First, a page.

Third Culture Kids, Cross-Cultural Kids and Defining Home

“A third culture kid is a person who has spent a significant part of his or her developmental years outside their parents’ culture.”

The concept of Third Culture Kids was developed by Dr. Ruth Hill Useem, an American sociologist and anthropologist. I initially thought, this could be me. Or our kids. The term is used to describe children who create a third culture from their parent’s home country’s culture and their host country’s culture. The term Third Culture Kids (TCKs) are used for children of missionaries, diplomats, business people (ex-pats), and military personnel. (Oh. Not me. Not my kids.) The concept assumes that the families will eventually return back to their home country. (Hmm. Could be me?)

This is the main difference between children of migrants, who are technically also third culture kids based on the loose definition above, and TCKs. When a family migrates, it assumes that the immigrants settle in their new country, make it their home, and no longer return to their native country (for good, that is). Immigrants normally want to leave their home countries because by moving, they can improve their family’s lives. Ruth E. Van Reken, author of “Third Culture Kids : Growing Up Among Worlds”, coined the term Cross-cultural Kids to include children of migrants, refugees, and others that don’t quite fit in the TCK definition.

As a child of immigrants, I would be a cross-cultural kid. But, I also belong to a wave of “Balikbayans” (Filipino immigrants that returned to the Philippines) that rooted themselves in the Philippines again after living abroad for over a decade (probably a phenomenon not studied yet by Useem with her studies mostly from 1940s-1980s). Tom would also be a Cross-Cultural Kid. And our own kids too. Born in the US, raised in the Philippines. Born in the Philippines, raised in Canada. With the amount of moving between me, Tom, and our kids, one would wonder about how we establish roots, define home, or the culture we embrace.

The nuance made between TCKs and CCKs resonates deeply with me though – that TCKs eventually “return home”. In this highly globalized world, with many people moving here and there, there is also a movement of second-generation migrants searching for themselves, and finding their way back to their roots. I see a generation with a desire to understand their parents, and their grandparents more. There is also a greater ability to return, probably because our immigrant parents have attained the better life that gives them the ability to choose going back (even if it is for a summer adventure).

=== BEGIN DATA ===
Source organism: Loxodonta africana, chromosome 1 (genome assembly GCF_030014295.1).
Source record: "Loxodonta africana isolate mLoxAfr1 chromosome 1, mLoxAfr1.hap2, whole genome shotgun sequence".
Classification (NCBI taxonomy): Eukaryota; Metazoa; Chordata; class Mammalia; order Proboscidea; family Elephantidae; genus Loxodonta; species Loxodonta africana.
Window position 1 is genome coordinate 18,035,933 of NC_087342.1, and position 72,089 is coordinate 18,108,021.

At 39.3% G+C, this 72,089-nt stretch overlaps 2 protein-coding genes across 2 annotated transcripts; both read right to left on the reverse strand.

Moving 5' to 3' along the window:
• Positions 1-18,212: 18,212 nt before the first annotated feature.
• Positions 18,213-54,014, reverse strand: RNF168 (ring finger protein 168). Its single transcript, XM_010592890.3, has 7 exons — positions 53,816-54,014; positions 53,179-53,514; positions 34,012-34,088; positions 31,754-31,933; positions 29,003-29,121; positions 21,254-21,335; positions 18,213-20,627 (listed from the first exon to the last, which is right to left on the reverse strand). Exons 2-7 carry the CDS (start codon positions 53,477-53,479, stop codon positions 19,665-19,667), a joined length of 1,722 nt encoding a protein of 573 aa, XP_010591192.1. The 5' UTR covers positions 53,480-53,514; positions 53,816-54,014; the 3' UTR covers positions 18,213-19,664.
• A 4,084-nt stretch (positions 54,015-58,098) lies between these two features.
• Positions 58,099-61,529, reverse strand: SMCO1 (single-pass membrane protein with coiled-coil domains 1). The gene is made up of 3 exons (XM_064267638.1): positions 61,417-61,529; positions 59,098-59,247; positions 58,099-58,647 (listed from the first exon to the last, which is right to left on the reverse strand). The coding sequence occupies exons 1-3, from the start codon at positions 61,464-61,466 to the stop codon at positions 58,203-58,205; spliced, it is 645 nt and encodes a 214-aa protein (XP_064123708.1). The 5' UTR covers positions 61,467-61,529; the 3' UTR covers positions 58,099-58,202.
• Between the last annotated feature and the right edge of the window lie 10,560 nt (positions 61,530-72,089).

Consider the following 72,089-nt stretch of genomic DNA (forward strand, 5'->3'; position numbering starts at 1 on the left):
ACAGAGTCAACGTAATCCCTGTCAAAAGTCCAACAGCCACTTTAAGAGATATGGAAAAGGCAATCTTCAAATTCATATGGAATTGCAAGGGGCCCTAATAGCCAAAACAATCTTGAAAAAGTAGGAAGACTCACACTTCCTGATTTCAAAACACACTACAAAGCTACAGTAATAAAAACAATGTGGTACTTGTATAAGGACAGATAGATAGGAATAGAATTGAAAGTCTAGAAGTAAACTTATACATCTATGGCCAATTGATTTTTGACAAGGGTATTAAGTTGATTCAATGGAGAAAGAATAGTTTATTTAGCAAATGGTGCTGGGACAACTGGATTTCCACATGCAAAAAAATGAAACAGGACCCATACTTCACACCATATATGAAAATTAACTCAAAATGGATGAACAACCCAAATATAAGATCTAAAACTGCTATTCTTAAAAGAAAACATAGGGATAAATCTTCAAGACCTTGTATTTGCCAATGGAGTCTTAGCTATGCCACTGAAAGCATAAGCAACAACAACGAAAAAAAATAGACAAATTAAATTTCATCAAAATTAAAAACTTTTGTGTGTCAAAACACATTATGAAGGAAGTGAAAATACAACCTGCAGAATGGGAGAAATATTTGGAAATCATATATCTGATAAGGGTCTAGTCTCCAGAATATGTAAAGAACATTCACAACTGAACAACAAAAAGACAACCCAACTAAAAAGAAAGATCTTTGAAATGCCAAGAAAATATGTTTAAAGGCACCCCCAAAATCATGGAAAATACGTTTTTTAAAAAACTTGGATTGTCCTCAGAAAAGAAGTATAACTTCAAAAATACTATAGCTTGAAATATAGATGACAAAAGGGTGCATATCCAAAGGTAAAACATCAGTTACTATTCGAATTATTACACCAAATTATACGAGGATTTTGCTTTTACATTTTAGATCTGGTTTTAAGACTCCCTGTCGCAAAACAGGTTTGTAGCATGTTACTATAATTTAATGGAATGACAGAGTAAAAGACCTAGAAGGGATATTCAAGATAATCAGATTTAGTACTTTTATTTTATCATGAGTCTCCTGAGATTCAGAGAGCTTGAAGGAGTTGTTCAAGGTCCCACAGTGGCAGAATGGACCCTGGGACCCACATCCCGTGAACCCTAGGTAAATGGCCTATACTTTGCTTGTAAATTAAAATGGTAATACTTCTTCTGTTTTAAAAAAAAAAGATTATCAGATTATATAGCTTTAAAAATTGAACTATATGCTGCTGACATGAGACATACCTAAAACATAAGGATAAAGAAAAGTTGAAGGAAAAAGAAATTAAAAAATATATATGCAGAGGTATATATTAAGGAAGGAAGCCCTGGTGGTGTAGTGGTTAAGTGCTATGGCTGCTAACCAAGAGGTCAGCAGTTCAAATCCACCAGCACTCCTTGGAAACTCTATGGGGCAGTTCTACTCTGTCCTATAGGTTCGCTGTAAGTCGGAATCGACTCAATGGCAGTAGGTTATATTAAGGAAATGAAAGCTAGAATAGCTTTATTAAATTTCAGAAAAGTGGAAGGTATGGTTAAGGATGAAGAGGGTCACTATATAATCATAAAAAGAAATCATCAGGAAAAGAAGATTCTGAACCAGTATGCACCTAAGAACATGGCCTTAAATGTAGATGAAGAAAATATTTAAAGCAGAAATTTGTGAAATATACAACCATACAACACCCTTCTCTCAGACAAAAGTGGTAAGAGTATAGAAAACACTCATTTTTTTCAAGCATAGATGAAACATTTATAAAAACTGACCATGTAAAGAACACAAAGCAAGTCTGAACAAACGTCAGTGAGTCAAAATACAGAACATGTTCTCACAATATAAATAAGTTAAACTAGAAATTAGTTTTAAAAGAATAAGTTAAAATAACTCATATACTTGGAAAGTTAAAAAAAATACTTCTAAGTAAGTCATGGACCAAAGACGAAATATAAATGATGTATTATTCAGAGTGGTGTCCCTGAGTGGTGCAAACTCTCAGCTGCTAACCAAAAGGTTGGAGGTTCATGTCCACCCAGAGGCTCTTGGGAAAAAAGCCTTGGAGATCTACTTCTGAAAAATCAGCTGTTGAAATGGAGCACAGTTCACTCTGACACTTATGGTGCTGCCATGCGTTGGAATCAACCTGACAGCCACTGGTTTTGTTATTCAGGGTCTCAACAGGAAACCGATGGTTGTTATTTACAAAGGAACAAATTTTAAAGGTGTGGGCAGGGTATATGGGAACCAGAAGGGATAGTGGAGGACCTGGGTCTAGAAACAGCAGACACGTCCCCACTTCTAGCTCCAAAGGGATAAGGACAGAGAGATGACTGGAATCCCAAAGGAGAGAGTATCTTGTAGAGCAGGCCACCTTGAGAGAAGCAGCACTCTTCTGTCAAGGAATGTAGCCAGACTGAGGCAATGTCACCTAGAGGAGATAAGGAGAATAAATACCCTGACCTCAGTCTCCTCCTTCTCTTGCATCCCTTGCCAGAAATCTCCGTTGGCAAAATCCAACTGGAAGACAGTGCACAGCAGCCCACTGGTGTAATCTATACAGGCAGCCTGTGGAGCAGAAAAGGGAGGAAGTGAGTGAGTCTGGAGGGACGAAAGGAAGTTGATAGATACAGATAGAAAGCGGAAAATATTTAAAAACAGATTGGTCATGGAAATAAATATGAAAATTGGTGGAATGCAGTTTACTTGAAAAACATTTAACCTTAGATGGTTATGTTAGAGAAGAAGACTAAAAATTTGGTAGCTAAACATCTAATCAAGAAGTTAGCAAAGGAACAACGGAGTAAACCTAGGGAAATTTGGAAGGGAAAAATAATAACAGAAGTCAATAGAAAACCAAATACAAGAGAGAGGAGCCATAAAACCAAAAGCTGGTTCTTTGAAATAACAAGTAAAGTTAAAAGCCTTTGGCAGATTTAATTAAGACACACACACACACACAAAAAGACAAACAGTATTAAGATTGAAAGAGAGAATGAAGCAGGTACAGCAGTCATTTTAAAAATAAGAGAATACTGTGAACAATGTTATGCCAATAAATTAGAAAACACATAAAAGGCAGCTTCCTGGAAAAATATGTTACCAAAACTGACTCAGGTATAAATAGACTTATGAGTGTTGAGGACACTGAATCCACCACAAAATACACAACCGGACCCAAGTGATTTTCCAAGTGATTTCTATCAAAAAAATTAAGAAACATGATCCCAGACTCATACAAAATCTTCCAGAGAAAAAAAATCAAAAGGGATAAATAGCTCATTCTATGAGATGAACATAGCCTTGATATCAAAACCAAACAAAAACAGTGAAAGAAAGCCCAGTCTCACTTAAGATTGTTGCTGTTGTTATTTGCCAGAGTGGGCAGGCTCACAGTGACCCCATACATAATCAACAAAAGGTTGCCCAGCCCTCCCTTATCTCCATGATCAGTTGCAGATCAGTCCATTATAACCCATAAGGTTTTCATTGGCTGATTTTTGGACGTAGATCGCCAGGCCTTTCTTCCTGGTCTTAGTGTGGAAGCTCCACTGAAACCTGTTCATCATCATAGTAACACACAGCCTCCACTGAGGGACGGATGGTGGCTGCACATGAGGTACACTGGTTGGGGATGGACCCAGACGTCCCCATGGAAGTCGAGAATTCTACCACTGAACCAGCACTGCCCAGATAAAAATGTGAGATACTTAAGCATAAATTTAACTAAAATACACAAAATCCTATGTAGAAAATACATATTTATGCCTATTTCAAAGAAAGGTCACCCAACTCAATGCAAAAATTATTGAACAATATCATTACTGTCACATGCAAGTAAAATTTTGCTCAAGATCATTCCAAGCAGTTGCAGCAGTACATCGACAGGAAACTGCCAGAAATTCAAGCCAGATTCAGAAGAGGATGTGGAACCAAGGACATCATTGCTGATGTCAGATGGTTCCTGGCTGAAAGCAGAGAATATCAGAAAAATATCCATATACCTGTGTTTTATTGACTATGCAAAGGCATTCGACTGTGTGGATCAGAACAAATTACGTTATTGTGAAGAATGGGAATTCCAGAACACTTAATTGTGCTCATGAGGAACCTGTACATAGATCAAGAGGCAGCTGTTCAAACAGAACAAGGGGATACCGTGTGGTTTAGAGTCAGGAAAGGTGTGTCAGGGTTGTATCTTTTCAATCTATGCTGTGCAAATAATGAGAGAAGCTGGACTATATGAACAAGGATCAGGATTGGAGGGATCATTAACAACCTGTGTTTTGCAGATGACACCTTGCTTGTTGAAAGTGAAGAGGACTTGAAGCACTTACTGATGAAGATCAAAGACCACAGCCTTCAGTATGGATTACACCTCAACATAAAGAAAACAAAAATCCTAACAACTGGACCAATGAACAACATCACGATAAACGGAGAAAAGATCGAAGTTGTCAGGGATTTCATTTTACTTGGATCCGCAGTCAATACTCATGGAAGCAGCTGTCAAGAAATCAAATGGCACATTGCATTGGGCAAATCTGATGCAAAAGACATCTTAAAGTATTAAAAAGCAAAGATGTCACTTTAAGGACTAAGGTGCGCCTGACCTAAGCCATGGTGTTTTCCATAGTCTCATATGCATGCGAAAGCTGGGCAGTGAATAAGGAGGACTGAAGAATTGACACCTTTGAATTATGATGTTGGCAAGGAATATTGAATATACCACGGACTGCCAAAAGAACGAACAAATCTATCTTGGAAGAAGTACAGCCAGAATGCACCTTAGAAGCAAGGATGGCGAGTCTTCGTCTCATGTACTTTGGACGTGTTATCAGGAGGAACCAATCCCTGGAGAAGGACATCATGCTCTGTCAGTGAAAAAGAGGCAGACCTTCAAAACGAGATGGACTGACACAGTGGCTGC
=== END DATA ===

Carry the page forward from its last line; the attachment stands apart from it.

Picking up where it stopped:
Because we live a “third culture”, we know we don’t fully fit in our new country, and funnily enough, we don’t perfectly fit in our native country either. But the feeling of “home” can be both here and there too. What a blessing to belong here and there, and such deep loneliness to not truly fit in.

It is empowering too though, this acceptance and acknowledgment of this “third culture”. We are accepting that culture is not static, that we take what is good, beautiful, and fair from our heritage, and blend it with what is wonderful, just, and kind in the culture we are in here and now. Wish us luck, as Tom and I try to raise our CCKs.

Interested in learning more on TCKs, CCKs, and the adults that they’ve become? Admittedly, I am. Here are some of the links I’ve been browsing and the books I am keen on reading:

https://www.tckidnow.com/resources/books/

http://www.crossculturalkid.org

https://web.archive.org/web/20041102091837/http://www.iss.edu/pages/kids.html